• Lisa

    I have intermittent left scapula pain. It is also very painful to the shoulder. I have a herniated disc at C4/C5 as well as 2 lower lumbar discs, which of course are not related to this, from an accident years ago. When the pain is present it is very bad and moving my arm and even fingers aggravates it. I am really curious what could be causing it.

  • Hi Lisa. It is possible that your scapula pain is related to the cervical disc herniation. You would need further investigations to confirm this. However, in the absence of a neurological cause it is also quite common for it to be muscular in origin, if you did not have any preceding injury. In fact most of the time it is muscular but given you history you would also have to exclude nerve root compression. It is possible that the previous herniation is worsening. Speak to your doctor about it.

  • Lisa

    Thanks, I did go to my PCP last week. He did a full exam and said it appears to be muscular as the origin of the pain is where the muscles meet under the collarbone and most likely from repetitive movement of that arm plus I am left handed which adds to the problem constantly using that arm adding to the problem.

    He put me on Naproxen 500mg twice a day for a month. He said if that doesn’t help or if it gets worse we will try PT.

    It seems to be helping as I haven’t had any episodes of pain as severe as it was. Just a few mild ones.

    Thanks again for the response.

  • amused

    I have had right shoulder pain for over a year, started out mild, recently got bad enough I made an appt for next week. Along with that, I have noticed over the past 2 months that the end of the collarbone (neck end, where they make the little bumps at the base of the throat) has been enlarging and is now noticeably larger than the left one. It is also tender to the touch, there and all along the bone to the shoulder. Does this sound like it’s all part of the same thing? I do have an arthritic spur in the back of the shoulder. Thanks – I just wanted a hint before I went in next week.

  • Kim

    I have had issues with my shoulder/neck/pectoral muscle on and off for the last year – more on than off. For the last several months it has been about 5 out of 7 days a week that I’m in discomfort. My collarbone on the right side is swollen and slightly red. It is quite sensitive to the touch, and I have two small children who will lean their head back and hit it causing severe pain. I’ve been to the chiropractor who says that I have severe spasms in my pec and severe tightness all around my back shoulder. When I sit, leaning back into my couch, and I get up, my pec spasms so badly I can hardly breathe. I do stretches to try to release it when I feel it getting tight and it seems to help, but only delays the severe tightness. I haven’t had any trauma to it, have had an x ray to rule out any fracture. The top of my shoulder/neck are extremely tight and when I push on them, I do feel it all the way down my back. No pain in the arm or hand. Any thoughts?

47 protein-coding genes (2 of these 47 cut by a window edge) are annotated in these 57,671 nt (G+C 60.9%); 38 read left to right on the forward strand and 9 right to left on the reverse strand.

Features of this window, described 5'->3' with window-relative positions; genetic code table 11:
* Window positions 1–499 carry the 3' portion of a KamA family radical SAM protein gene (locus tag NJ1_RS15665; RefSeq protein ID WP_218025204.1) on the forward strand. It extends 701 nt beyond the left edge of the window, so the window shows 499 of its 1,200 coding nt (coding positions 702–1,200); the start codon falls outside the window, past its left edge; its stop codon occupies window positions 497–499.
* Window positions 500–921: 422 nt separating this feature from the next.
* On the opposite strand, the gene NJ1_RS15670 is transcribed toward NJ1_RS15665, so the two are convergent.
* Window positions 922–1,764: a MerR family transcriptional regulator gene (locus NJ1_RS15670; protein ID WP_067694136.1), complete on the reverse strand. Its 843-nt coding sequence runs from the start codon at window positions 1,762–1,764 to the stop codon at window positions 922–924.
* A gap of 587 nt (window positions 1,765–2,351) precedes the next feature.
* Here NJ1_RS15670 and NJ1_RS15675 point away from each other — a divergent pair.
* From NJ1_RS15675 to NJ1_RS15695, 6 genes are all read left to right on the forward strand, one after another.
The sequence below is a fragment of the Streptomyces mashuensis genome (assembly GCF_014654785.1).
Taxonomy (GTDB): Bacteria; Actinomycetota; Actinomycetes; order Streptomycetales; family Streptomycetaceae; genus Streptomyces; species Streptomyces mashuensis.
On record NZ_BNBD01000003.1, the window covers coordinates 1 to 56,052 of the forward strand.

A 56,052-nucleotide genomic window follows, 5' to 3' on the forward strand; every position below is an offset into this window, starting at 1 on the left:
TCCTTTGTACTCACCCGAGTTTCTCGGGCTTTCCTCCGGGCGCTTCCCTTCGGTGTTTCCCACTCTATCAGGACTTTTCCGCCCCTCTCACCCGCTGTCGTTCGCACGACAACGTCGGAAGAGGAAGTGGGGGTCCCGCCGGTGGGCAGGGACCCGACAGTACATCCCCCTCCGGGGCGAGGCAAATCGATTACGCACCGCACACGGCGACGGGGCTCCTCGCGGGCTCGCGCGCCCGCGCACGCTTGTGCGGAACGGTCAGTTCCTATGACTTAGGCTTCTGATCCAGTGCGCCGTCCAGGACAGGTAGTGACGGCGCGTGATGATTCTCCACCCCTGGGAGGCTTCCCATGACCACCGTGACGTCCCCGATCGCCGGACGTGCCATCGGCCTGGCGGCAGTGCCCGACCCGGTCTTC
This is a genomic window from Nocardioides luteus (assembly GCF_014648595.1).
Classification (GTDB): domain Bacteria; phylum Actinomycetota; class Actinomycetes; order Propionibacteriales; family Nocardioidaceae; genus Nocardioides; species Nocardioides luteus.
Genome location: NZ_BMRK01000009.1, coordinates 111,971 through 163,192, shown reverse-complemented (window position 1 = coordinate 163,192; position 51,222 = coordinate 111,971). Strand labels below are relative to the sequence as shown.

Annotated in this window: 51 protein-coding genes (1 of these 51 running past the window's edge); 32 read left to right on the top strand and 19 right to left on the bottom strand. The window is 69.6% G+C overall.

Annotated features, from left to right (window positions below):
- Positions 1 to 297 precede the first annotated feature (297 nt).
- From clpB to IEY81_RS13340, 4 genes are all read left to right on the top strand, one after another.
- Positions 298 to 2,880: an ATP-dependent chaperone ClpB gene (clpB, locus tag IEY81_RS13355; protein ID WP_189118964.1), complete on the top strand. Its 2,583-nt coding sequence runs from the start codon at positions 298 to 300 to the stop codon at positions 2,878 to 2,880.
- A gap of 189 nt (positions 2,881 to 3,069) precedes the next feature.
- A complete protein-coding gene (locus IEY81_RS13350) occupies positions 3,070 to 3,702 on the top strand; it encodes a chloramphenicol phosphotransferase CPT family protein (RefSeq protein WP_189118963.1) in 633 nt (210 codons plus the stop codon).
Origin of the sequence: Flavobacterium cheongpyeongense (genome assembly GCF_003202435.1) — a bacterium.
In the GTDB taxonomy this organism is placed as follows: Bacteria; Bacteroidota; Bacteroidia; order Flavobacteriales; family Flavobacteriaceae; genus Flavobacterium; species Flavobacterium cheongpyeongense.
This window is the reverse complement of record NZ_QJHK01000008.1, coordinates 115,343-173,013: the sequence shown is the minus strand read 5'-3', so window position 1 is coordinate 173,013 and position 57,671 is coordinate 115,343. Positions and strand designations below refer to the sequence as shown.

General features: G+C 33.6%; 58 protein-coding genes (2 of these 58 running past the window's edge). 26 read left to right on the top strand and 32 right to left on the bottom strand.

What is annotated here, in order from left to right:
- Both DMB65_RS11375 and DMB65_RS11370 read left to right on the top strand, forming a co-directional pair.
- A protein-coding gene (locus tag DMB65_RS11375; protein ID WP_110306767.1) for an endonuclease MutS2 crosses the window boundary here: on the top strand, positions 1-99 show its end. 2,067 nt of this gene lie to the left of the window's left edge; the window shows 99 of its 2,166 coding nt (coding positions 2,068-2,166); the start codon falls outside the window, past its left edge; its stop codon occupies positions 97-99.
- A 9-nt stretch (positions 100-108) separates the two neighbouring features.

• Ijas Ahmed

    My father had a flat swelling above the clavocle near to throat on the left side. He suffer from certain pain at some time. Otherwise heis fit. Now he is sufferd from this swelling pls help

  • HI Ijas.Swelling and pain without any other symptoms is really difficult to diagnose. He needs to see a doctor who will assess all his symptoms and also look at running further tests. Do not delay speaking to a doctor because this could be an early symptom of various diseases, as you can see from the article above. A doctor will be able to advise you accordingly.

  • Ijas Ahmed

    We have discussed eith a doctor. He adviced us to took a biopsy. We had taken a ultra sound scan here i had uploaded it

  • Hi Kim. Really difficult to say on an online platform. By your account it does seem to be a muscle spasm problem but it may be a good idea to get a second opinion. Some of these symptoms like difficulty breathing could be related to serious disorders that may involve your airways, lungs or heart. The only way to know for sure is with further investigations. Since the exact cause has not been isolated as yet, you may want to ask your doctor for a referral to a relevant specialist who can then conduct further tests.

  • Kim

    Thank you so much for the reply. I should have made myself more clear. When I stated it was difficult to breathe, I meant because of the pain, not because it was actually difficult to breathe. Thanks!!

  • Hi Kim. As mentioned it does sound like its related to the musculoskeletal (muscles, joints and bones) system. This type of strain of the chest is more often seen with prolonged rapid breathing, vomiting, poor posture and carrying heavy objects for long periods. With regards to the latter, the force on the arms is transmitted to the chest. Actually any strenuous physical activity involving the arms could cause this as the pecs play a role in stabilizing and moving the arms. However, there could be various other causes. You may want to consider consulting with an orthopedic specialist at this point.